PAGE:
Interflow in semiarid environments: An overlooked process in risk assessment

Bradford P. Wilcox, David D. Breshears

Research output: Contribution to journalArticlepeer-review

7 Scopus citations

Abstract

Risk assessment, both human and ecological, embodies fundamental assumptions about hydrological processes, especially how they affect the movement of contaminants in the environment. The lateral movement of water through the soil, or interflow, is frequently a component of risk assessments for humid environments, but not of those for semiarid environments. Our research has shown that, contrary to what was previously thought, interflow can be important in semiarid landscapes and is, therefore, an essential consideration for risk assessment in these regions. To illustrate and assess the effect of interflow on estimates of risk, we (1) developed a simple conceptual model to describe the role that interflow may have in the redistribution of surface and near-surface contamination, and (2) used RESRAD, an exposure model for assessing radionuclide doses to humans, to evaluate the effectiveness of landfill covers in mitigating doses of three contaminants (3H, 238U, and 239/240pu) at a site in northern New Mexico at which interflow is known to be occurring. Only those calculations of the model that took interflow into account yielded the result that the radionuclides would contaminate groundwater - underscoring the potential importance of interflow as a mechanism for the transport of contaminants. We conclude that failure to take interflow into account can render risk assessments inaccurate and remediation ineffective. Further, our work demonstrates that a general understanding of hydrological processes is essential for accurate risk assessment, ecological as well as human.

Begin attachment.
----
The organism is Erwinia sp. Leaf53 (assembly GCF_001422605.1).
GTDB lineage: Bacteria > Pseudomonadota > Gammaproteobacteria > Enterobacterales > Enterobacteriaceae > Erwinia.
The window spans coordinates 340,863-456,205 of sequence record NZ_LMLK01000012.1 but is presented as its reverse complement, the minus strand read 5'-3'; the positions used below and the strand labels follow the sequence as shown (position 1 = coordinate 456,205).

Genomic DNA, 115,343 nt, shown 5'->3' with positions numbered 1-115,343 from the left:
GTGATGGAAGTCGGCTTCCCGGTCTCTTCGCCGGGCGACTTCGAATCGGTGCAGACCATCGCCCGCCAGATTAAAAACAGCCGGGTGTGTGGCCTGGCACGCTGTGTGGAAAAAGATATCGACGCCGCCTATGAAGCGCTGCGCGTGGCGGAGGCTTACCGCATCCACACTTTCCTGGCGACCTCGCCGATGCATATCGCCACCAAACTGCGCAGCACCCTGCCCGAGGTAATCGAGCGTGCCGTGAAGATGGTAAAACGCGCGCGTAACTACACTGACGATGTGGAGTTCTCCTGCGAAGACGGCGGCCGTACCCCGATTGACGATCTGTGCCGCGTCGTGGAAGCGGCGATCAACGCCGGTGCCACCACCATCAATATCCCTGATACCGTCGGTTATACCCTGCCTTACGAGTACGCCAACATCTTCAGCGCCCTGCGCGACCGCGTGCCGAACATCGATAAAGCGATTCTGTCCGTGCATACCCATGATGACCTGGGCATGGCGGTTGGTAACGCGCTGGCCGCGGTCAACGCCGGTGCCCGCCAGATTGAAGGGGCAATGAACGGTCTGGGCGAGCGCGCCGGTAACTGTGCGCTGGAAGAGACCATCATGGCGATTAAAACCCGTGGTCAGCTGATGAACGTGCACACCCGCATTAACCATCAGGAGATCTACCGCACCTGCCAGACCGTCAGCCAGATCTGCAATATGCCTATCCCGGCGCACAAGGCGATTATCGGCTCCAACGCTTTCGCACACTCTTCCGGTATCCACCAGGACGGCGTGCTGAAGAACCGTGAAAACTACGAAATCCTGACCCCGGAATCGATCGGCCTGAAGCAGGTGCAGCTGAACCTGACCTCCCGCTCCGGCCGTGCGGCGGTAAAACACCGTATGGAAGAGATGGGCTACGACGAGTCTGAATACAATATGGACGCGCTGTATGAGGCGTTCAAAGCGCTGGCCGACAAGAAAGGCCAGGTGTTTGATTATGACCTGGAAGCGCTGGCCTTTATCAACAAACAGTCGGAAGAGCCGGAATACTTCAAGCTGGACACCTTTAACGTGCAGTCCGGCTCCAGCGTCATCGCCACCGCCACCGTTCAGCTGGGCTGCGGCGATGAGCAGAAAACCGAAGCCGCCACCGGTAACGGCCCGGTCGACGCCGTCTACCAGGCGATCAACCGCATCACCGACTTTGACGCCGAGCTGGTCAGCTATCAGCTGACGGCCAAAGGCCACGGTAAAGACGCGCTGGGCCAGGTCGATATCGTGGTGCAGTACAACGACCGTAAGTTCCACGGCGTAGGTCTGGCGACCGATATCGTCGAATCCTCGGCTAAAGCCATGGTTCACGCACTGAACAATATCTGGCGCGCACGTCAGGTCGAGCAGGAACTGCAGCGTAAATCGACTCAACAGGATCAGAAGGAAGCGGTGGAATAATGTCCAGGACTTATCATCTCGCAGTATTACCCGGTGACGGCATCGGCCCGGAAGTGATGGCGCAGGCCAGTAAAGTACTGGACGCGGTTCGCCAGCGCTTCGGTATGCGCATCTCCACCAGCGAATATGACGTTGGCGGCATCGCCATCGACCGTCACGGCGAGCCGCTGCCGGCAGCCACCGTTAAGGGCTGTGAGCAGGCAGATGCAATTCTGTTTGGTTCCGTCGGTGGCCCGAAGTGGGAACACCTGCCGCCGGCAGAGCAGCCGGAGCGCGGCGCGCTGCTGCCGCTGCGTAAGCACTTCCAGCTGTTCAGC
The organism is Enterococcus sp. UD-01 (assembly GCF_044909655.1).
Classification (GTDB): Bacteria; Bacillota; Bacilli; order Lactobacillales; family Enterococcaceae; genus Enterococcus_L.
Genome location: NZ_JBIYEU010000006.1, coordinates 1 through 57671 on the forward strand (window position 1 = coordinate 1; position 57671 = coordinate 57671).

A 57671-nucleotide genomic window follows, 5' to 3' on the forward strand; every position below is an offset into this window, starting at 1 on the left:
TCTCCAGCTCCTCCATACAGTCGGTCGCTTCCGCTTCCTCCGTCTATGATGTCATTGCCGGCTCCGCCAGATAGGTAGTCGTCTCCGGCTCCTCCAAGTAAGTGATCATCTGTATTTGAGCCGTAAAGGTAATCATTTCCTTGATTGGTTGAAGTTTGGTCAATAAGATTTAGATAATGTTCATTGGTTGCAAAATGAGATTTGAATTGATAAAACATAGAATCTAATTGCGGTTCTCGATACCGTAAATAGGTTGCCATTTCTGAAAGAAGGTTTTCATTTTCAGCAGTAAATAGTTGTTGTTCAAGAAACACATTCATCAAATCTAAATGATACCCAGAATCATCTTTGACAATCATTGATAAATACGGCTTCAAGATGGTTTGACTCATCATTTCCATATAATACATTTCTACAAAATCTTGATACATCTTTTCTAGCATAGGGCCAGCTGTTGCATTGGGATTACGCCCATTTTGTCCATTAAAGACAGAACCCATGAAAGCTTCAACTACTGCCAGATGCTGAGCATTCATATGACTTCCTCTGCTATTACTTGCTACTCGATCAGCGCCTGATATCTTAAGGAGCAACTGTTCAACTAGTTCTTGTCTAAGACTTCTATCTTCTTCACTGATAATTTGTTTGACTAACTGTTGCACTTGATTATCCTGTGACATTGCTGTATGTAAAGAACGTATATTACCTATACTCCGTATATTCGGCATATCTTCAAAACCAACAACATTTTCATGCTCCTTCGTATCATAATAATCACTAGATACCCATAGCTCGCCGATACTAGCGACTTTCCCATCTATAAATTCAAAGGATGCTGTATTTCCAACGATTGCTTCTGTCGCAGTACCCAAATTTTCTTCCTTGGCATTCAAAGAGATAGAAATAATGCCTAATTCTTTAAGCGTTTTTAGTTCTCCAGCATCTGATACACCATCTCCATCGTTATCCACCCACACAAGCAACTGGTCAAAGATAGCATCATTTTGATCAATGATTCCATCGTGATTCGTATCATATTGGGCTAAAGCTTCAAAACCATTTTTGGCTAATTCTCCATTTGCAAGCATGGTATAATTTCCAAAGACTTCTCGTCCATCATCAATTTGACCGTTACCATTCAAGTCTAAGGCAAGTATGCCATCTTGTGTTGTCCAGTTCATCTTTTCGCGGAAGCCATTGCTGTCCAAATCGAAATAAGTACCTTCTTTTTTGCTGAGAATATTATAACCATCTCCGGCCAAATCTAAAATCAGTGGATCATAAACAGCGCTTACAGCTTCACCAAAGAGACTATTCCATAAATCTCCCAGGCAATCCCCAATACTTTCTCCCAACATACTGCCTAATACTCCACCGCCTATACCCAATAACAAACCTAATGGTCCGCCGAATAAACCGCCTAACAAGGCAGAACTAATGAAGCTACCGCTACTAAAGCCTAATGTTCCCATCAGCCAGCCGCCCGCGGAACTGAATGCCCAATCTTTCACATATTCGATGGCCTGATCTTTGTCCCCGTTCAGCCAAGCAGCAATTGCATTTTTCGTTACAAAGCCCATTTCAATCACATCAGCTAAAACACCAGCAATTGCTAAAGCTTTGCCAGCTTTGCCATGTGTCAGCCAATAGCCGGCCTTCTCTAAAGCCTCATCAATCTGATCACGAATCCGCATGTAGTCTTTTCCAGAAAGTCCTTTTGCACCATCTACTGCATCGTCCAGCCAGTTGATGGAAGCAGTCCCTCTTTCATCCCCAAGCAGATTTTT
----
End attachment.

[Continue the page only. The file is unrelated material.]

Original languageEnglish (US)
Pages (from-to)187-203
Number of pages17
JournalHuman and Ecological Risk Assessment (HERA)
Volume3
Issue number2
DOIs
StatePublished - Jan 1 1997
Externally publishedYes

Keywords

  • Contaminant transport
  • Interflow
  • Landfill
  • New Mexico hydrology
  • Plutonium
  • RESRAD
  • Risk assessment
  • Runoff
  • Tritium
  • Uranium

ASJC Scopus subject areas

  • Ecological Modeling
  • Pollution
  • Health, Toxicology and Mutagenesis

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